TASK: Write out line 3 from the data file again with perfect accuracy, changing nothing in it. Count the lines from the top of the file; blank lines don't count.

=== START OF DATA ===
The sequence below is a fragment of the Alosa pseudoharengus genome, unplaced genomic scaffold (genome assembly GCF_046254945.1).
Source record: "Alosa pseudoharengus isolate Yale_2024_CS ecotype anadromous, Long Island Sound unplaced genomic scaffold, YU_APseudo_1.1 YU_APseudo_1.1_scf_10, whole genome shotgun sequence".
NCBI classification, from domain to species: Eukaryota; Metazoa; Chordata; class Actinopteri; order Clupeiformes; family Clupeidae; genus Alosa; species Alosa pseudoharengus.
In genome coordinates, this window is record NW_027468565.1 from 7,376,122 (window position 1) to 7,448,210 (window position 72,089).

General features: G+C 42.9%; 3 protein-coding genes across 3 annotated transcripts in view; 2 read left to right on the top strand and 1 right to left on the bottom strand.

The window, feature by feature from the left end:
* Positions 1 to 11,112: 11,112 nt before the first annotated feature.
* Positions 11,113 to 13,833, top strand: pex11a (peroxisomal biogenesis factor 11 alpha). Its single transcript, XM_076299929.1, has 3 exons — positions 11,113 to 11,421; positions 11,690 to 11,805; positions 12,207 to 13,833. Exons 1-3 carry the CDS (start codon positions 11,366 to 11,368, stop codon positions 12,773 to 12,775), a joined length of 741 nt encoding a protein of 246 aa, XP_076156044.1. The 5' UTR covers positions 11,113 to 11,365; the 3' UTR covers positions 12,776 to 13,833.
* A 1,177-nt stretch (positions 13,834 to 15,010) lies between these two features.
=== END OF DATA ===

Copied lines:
NCBI classification, from domain to species: Eukaryota; Metazoa; Chordata; class Actinopteri; order Clupeiformes; family Clupeidae; genus Alosa; species Alosa pseudoharengus.